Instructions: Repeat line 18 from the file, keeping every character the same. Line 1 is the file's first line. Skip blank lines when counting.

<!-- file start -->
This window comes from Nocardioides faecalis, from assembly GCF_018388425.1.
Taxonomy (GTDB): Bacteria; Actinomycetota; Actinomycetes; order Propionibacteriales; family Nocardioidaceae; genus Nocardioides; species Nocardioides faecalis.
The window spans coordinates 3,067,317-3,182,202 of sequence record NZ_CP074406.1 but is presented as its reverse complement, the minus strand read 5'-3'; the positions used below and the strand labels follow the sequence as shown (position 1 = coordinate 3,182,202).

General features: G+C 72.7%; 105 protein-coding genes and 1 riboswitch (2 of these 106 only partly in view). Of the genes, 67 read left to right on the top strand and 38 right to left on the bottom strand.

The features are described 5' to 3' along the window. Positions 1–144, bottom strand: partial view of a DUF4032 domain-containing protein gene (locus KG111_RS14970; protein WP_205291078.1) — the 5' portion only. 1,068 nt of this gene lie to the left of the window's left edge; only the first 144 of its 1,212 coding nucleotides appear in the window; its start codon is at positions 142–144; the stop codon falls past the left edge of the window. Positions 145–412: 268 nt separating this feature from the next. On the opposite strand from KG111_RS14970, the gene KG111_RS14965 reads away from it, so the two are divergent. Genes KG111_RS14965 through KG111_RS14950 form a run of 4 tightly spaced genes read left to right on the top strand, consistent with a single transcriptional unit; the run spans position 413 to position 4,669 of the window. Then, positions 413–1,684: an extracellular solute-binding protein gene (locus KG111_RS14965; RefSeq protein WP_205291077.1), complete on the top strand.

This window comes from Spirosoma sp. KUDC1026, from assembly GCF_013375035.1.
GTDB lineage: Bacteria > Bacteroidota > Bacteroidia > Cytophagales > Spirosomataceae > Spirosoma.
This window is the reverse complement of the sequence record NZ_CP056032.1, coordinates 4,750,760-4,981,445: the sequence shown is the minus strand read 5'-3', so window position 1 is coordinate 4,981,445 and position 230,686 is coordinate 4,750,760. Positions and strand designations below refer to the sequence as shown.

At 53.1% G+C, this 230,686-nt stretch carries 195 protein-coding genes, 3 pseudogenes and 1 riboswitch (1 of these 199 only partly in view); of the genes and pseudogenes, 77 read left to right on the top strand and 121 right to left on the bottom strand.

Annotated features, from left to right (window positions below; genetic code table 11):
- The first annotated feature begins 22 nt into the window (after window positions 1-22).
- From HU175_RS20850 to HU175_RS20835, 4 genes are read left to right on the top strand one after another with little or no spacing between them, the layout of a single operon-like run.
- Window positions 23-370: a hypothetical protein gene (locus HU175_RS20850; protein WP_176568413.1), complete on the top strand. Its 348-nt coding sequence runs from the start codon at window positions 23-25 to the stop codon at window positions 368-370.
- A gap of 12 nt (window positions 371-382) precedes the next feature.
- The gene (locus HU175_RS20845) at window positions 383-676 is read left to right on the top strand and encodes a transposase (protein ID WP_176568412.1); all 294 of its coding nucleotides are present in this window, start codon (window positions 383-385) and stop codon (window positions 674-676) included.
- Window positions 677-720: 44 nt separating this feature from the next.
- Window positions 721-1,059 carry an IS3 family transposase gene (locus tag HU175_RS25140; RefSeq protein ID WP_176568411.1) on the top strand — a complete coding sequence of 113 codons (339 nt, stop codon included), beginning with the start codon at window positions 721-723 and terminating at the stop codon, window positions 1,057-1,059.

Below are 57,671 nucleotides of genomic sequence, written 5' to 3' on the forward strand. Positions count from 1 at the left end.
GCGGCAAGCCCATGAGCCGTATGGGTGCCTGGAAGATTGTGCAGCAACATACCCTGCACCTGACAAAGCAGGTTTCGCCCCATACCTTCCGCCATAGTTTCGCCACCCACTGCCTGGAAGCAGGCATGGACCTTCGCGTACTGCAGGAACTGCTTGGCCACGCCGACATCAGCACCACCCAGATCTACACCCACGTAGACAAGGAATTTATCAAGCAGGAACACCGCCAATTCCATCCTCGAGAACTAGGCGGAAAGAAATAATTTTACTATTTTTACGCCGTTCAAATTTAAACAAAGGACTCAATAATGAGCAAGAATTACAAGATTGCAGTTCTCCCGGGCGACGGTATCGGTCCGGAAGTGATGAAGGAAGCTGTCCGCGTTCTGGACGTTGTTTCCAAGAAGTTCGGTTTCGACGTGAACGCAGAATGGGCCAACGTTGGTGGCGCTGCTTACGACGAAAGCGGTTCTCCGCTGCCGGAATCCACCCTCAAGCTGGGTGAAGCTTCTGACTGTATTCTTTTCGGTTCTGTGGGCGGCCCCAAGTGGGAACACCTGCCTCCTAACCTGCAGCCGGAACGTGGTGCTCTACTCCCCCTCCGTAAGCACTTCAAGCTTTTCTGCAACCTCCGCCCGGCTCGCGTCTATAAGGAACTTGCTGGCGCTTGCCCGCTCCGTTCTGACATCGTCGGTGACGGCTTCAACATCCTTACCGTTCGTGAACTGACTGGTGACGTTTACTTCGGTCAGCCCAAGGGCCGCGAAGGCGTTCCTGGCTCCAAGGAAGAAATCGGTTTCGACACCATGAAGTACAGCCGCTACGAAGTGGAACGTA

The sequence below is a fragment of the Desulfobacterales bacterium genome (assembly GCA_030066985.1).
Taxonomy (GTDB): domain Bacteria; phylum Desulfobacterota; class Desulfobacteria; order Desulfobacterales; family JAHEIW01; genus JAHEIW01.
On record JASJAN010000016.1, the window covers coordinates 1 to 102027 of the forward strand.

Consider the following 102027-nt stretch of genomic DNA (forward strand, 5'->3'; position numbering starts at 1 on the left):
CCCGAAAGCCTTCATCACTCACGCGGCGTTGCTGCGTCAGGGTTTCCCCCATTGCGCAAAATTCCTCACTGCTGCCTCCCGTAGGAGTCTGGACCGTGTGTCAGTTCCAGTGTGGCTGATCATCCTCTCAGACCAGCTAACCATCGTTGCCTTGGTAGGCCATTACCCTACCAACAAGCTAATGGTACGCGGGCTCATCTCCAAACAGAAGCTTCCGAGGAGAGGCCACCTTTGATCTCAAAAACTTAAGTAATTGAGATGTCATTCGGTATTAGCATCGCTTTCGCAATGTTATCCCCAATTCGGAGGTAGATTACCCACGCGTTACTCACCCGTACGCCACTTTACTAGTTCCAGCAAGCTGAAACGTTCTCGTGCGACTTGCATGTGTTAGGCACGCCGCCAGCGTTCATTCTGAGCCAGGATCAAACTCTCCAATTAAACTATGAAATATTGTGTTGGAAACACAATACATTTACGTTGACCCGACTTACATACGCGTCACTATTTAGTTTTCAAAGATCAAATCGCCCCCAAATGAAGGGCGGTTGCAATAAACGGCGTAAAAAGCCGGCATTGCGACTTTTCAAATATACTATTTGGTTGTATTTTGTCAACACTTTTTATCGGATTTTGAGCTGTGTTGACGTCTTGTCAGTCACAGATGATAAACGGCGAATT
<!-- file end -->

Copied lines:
Below are 57,671 nucleotides of genomic sequence, written 5' to 3' on the forward strand. Positions count from 1 at the left end.